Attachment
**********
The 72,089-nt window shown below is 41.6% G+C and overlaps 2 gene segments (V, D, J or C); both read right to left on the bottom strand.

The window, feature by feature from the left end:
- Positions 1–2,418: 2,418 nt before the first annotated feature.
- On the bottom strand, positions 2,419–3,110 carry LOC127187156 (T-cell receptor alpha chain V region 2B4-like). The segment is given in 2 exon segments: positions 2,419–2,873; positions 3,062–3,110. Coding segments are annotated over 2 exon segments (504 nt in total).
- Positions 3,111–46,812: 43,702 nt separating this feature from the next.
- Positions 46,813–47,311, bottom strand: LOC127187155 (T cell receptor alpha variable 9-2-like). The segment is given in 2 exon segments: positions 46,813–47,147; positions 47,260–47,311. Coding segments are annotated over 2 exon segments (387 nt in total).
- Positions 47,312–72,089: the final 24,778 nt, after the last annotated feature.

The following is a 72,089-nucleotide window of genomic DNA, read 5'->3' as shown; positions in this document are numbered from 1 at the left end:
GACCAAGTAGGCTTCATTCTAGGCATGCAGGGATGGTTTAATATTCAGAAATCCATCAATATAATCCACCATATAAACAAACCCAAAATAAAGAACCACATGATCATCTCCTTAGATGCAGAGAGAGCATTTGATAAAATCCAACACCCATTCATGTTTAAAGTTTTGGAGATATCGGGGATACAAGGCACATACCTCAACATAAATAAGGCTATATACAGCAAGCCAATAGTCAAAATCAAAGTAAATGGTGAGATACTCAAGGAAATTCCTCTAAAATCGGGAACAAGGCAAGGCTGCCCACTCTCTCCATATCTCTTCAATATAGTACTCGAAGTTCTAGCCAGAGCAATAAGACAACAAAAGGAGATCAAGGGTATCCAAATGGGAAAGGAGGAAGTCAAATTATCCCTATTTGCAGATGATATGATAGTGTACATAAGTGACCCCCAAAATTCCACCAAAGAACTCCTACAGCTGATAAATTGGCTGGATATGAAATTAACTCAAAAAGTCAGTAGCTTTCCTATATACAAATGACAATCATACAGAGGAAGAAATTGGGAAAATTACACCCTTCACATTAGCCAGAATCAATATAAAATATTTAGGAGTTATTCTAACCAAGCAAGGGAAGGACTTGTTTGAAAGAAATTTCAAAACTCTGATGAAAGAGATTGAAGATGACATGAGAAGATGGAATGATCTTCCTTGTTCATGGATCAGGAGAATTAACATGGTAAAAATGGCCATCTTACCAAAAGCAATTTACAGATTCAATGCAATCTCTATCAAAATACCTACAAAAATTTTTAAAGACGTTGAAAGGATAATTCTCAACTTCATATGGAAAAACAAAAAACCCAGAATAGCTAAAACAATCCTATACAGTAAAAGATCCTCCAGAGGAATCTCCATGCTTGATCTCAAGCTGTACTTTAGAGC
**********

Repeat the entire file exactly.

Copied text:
The 72,089-nt window shown below is 41.6% G+C and overlaps 2 gene segments (V, D, J or C); both read right to left on the bottom strand.

The window, feature by feature from the left end:
- Positions 1–2,418: 2,418 nt before the first annotated feature.
- On the bottom strand, positions 2,419–3,110 carry LOC127187156 (T-cell receptor alpha chain V region 2B4-like). The segment is given in 2 exon segments: positions 2,419–2,873; positions 3,062–3,110. Coding segments are annotated over 2 exon segments (504 nt in total).
- Positions 3,111–46,812: 43,702 nt separating this feature from the next.
- Positions 46,813–47,311, bottom strand: LOC127187155 (T cell receptor alpha variable 9-2-like). The segment is given in 2 exon segments: positions 46,813–47,147; positions 47,260–47,311. Coding segments are annotated over 2 exon segments (387 nt in total).
- Positions 47,312–72,089: the final 24,778 nt, after the last annotated feature.

The following is a 72,089-nucleotide window of genomic DNA, read 5'->3' as shown; positions in this document are numbered from 1 at the left end:
GACCAAGTAGGCTTCATTCTAGGCATGCAGGGATGGTTTAATATTCAGAAATCCATCAATATAATCCACCATATAAACAAACCCAAAATAAAGAACCACATGATCATCTCCTTAGATGCAGAGAGAGCATTTGATAAAATCCAACACCCATTCATGTTTAAAGTTTTGGAGATATCGGGGATACAAGGCACATACCTCAACATAAATAAGGCTATATACAGCAAGCCAATAGTCAAAATCAAAGTAAATGGTGAGATACTCAAGGAAATTCCTCTAAAATCGGGAACAAGGCAAGGCTGCCCACTCTCTCCATATCTCTTCAATATAGTACTCGAAGTTCTAGCCAGAGCAATAAGACAACAAAAGGAGATCAAGGGTATCCAAATGGGAAAGGAGGAAGTCAAATTATCCCTATTTGCAGATGATATGATAGTGTACATAAGTGACCCCCAAAATTCCACCAAAGAACTCCTACAGCTGATAAATTGGCTGGATATGAAATTAACTCAAAAAGTCAGTAGCTTTCCTATATACAAATGACAATCATACAGAGGAAGAAATTGGGAAAATTACACCCTTCACATTAGCCAGAATCAATATAAAATATTTAGGAGTTATTCTAACCAAGCAAGGGAAGGACTTGTTTGAAAGAAATTTCAAAACTCTGATGAAAGAGATTGAAGATGACATGAGAAGATGGAATGATCTTCCTTGTTCATGGATCAGGAGAATTAACATGGTAAAAATGGCCATCTTACCAAAAGCAATTTACAGATTCAATGCAATCTCTATCAAAATACCTACAAAAATTTTTAAAGACGTTGAAAGGATAATTCTCAACTTCATATGGAAAAACAAAAAACCCAGAATAGCTAAAACAATCCTATACAGTAAAAGATCCTCCAGAGGAATCTCCATGCTTGATCTCAAGCTGTACTTTAGAGC